To study the prognostic value of fever in the emergency department in septic patients subsequently admitted to the ICU.
Observational cohort study from the Swedish national quality register for sepsis.
Thirty ICU’s in Sweden.
Two thousand two hundred twenty-five adults who were admitted to an ICU within 24 hours of hospital arrival with a diagnosis of severe sepsis or septic shock were included.
Body temperature was measured and classified according to four categories (< 37°C, 37–38.29°C, 38.3–39.5°C, ≥ 39.5°C). The main outcome was in-hospital mortality. Odds ratios for mortality according to body temperature were estimated using multivariable logistic regression. Subgroup analyses were conducted according to age, sex, underlying comorbidity, and time to given antibiotics. Overall mortality was 25%. More than half of patients had a body temperature below 38.3°C. Mortality was inversely correlated with temperature and decreased, on average, more than 5% points per °C increase, from 50% in those with the lowest temperatures to 9% in those with the highest. Increased body temperature in survivors was also associated with shorter hospital stays. Patients with fever received better quality of care, but the inverse association between body temperature and mortality was robust and remained consistent after adjustment for quality of care measures and other factors that could have confounded the association. Among vital signs, body temperature was best at predicting mortality.
Contrary to common perceptions and current guidelines for care of critically ill septic patients, increased body temperature in the emergency department was strongly associated with lower mortality and shorter hospital stays in patients with severe sepsis or septic shock subsequently admitted to the ICU.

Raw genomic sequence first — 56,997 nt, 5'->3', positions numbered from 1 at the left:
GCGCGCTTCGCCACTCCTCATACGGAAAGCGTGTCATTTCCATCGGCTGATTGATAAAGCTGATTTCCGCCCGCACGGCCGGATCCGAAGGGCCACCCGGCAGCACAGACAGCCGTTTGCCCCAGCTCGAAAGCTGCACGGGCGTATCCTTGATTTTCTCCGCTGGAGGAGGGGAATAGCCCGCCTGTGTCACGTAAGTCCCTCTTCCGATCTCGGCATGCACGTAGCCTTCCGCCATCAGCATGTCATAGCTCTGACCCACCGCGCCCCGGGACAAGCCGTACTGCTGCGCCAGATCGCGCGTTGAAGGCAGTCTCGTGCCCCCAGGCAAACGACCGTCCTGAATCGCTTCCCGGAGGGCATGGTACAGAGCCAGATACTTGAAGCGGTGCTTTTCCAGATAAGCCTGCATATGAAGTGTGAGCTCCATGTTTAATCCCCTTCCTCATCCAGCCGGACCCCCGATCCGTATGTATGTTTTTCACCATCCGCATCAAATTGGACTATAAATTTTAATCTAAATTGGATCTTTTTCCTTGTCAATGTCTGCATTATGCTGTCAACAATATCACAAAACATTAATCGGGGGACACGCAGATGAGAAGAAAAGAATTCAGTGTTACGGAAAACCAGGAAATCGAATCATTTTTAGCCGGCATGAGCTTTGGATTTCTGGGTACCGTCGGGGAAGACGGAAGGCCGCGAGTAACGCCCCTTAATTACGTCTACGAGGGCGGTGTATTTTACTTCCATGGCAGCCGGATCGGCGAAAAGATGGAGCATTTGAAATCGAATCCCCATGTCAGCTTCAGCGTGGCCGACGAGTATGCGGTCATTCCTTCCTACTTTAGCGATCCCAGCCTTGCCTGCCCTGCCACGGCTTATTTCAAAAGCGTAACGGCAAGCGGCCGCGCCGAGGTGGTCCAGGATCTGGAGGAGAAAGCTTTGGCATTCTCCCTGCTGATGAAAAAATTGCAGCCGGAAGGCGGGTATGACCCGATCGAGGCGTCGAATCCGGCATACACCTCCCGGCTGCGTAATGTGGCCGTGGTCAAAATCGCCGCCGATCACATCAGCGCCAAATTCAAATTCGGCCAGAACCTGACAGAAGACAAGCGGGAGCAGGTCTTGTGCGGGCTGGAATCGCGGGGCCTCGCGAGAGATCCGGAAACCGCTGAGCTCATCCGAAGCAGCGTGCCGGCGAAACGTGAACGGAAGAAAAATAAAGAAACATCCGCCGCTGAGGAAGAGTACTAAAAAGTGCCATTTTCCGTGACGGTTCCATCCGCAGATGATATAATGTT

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1Division of Infectious Diseases and Center for Infectious Medicine, Department of Medicine, Karolinska Institutet at Karolinska University Hospital Huddinge, Sweden.
2National Registry Centre, Skåne University Hospital Lund, Skåne, Sweden.
3Department of Infectious Diseases, Ryhov Hospital, Jönköping, Sweden.
4Division of occupational and environmental medicine, Lund University, Lund, Sweden.
5Department of Clinical Sciences, Section for Infection Medicine, Lund University, Skåne University Hospital, Lund, Sweden.
*See also p. 747.
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The Swedish national quality register for severe sepsis and septic shock was originally funded by the Swedish Infectious disease society; current funding is from the Swedish Association of Local Authorities and Regions. This study was supported by grants from Swedish Government Research Grant (ALF) and the Royal Physiographic Society in Lund. The funders played no role in the design of the study, data collection or analysis, decision to publish, or preparation of the article.
Dr. Rylance’s institution received funding from Department of Infectious Diseases Skane University Hospital, Lund, and she disclosed work for hire. Dr. Inghammar received funding from Swedish Government Research Grant (ALF) and the Royal Physiographic Society in Lund. The remaining authors have disclosed that they do not have any potential conflicts of interest.
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